The impending impeachment trial of President Donald Trump in the United States Senate is a headache for the Republican Party.
Records and videos of the rioters who stormed the US Capitol in Washington are showing links between people who took part and Trump allies.
The data also appears to support the impeachment claim of "incitement of insurrection" - that members of the mob took notice of Trump's words.
Trump was impeached by the Democratic-controlled House of Representatives. He would most likely only be convicted in a Senate trial once he has left office. More than a dozen Republicans would have to turn on him for that to happen.
Pundits have focused on the potential problems for the incoming Biden administration of a trial and whether it would be a damaging distraction from his programme.
But President-elect Joe Biden's planned quick kick-off with Executive Orders, major legislation and a vaccine distribution boost will take up a large slice of attention - as will ongoing security concerns.
Accounts of rioters caught on tape could become central testimony and allow for a much quicker trial process.
For Republicans, the problem of what to do about Trump will only deepen.
The pressure is building rather than easing on the President's party, including on senior officials.
Any attempt by Trump to pardon himself and family members before Thursday's inauguration would add to the heat on his party.
CNN reports he is expected to issue dozens of pardons on Wednesday.
At a rally in Washington on January 7 NZT just before the riot, Trump told supporters to "fight" and to march to the Capitol.
He said: "You'll never take back our country with weakness. You have to show strength, and you have to be strong".
Trump had wrongly asserted for months that the November election was "stolen" by fraud. The rally was timed to coincide with the official certification of Biden's victory.
Despite soaring stock prices and his own tax cuts, Trump will leave about $500 million poorer.— Kyle Griffin (@kylegriffin1) January 18, 2021
His buildings are saddled with more than $1 billion in debt, most of it coming due in the next three years and more than a third of it personally guaranteed. https://t.co/QgJgJAXPsa
Today, the New Yorker released video footage from veteran war correspondent Luke Mogelson covering the riot.
In it a rioter yells "we are listening to Trump".
At another point someone says "Hawley, Cruz. I think Cruz would want us to do this", referring to Republican senators Josh Hawley and Ted Cruz. Both challenged the results of the election during the congressional hearing that day.
A man goes through Senate documents and says: "There's got to be something in here we can... use against these scumbags".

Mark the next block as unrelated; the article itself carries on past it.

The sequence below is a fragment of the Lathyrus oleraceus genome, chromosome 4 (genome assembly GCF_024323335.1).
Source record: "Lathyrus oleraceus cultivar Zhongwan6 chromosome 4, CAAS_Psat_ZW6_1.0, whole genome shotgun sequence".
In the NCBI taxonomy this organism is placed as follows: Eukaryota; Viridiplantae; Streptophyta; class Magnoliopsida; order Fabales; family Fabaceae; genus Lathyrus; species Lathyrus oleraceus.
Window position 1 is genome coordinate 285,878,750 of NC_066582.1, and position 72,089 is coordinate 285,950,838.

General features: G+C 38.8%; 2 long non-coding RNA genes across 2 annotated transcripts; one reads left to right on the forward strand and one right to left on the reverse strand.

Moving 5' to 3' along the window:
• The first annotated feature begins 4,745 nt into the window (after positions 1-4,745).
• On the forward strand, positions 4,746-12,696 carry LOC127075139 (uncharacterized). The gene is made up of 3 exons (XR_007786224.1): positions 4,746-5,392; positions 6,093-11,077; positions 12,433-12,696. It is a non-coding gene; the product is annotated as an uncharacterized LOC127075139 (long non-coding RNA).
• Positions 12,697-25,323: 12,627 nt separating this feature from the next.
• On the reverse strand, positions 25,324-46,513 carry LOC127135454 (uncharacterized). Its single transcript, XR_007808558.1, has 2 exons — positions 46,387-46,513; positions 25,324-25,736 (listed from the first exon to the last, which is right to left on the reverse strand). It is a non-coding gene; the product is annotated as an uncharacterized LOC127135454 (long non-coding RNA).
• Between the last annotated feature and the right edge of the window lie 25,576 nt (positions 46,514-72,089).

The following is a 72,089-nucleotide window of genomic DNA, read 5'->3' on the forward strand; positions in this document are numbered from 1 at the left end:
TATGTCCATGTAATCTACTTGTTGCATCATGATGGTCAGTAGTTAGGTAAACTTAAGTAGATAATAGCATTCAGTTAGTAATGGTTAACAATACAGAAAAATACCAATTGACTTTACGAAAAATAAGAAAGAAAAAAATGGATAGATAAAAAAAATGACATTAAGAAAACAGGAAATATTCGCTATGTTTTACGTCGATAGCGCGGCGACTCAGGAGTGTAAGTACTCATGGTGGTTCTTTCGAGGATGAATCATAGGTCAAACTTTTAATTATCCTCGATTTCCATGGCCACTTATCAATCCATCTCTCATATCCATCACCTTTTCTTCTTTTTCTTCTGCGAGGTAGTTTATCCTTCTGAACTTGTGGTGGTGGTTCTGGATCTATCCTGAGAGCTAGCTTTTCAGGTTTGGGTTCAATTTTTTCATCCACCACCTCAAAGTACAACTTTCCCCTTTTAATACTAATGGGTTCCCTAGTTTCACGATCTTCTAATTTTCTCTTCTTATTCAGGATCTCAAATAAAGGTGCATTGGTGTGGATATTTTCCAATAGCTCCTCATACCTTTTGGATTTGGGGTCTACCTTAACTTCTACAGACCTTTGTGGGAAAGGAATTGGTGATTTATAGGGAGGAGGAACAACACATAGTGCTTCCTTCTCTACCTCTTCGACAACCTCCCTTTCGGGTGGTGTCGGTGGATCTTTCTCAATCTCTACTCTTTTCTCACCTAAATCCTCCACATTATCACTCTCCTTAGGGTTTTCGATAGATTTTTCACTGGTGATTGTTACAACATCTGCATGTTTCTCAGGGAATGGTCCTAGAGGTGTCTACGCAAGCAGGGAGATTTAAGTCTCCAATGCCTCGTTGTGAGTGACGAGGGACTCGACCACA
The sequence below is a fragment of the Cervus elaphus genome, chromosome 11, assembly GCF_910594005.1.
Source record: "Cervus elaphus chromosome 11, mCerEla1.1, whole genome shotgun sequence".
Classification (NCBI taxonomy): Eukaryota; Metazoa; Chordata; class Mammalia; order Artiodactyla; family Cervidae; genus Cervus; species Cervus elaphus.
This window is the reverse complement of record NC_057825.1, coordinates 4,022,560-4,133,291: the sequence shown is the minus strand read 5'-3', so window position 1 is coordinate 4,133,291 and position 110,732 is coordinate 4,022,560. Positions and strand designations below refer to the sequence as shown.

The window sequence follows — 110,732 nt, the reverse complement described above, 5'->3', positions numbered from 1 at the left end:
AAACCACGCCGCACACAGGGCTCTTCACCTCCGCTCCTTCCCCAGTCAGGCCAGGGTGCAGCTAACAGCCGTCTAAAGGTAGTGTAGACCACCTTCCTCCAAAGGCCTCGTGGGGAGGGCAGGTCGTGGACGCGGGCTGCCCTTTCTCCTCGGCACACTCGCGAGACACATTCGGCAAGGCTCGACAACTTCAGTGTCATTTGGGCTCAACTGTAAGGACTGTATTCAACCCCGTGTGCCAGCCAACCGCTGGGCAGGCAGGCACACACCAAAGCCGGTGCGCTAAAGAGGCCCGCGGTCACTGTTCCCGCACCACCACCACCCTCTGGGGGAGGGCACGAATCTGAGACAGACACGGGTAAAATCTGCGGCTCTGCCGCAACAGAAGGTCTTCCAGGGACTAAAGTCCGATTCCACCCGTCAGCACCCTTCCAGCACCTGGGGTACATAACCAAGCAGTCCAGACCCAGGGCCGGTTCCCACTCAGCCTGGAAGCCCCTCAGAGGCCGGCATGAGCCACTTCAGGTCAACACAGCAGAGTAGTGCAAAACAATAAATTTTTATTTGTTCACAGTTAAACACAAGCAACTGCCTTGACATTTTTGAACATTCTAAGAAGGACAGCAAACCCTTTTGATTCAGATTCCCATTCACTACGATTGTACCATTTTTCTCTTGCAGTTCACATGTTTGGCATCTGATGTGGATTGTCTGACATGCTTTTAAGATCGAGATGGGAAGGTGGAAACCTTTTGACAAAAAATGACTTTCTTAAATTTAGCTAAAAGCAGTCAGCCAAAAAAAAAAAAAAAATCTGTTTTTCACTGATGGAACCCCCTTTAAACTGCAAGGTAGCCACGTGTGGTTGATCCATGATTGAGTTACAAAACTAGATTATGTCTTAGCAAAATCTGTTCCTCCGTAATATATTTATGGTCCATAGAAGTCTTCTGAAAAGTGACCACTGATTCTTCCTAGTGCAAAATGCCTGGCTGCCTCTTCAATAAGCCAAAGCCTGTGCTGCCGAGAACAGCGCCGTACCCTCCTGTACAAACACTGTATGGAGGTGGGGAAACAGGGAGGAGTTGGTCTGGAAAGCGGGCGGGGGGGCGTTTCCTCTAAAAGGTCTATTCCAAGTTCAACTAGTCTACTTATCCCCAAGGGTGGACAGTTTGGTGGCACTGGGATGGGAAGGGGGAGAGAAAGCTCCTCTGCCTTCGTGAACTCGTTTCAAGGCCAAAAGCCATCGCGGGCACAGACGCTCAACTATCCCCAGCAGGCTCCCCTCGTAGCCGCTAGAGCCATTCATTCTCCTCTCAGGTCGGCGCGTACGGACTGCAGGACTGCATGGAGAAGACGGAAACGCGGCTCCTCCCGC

As the Washington Post reports, other videos have featured insurrectionists saying they were "instructed" and "invited" to go to the Capitol by Trump.
One far-right leader, Ali Alexander, claimed he had help from three House Republicans - Paul Gosar, Andy Biggs, and Mo Brooks. Alexander said he wanted to pressure politicians in Congress to block Biden's win.
As criminal cases stemming from the Washington riot move through the US legal system, a “Trump-made-me-do-it” defence has started to emerge.https://t.co/hiTjH9kMB5— SBS News (@SBSNews) January 18, 2021
Brooks notoriously told the crowd at Trump's rally to "start taking down names and kicking ass".
Even after the riot, dozens of Republicans - including Gosar, Biggs, and Brooks - still tried and failed to overturn results in key states that voted for Biden.
During the assault, the mob chanted about hanging Vice-President Mike Pence, who was overseeing the certification, and also hunted for House Speaker Nancy Pelosi.
A Republican representative, Lauren Boebert, tweeted about Pelosi's whereabouts as the attack was unfolding.
AP reports that a non-profit group hosted Trump's rally on a federally owned area near the White House.
A permit "lists more than half a dozen people in staff positions for the event who just weeks earlier had been paid thousands of dollars by Trump's 2020 re-election campaign". The campaign denied organising, operating or financing the rally.
A huge swath of Washington DC has been sealed off and National Guard troops are flooding into the US capital ahead of Joe Biden’s inauguration.— DW News (@dwnews) January 18, 2021
Supporters of President Donald Trump are expected to rally in cities across the country. pic.twitter.com/RSCfcLFt90
Various polls put Trump's job approval among Republicans since the Capitol siege at between 60 and 87 per cent. Among voters generally, three polls have his approval way down at between 29 and 38 per cent.
Democrats have welcomed-in suburban voters turned off by Trump over his term. The Capitol assault and impeachment could further widen that gap between the Republican base and voters overall.
There's a basic problem of maths for the Republicans. Even with the strong support from Trump's base, he could not win re-election and his party lost the Senate and the House. Now he's going, yet the party is mostly stuck on the same path.
Yet Republican officials mostly refuse to acknowledge that Biden is a legitimate president who won fairly, even as they say he will be sworn in. Instead party leaders have attacked impeachment as divisive.
The tail is still wagging the dog. Republicans face a long struggle to get out of this Trump-sized hole.
Biden will have a country to get in order before the Midterms of November 2022. The Republicans will have their own house to spring clean before then.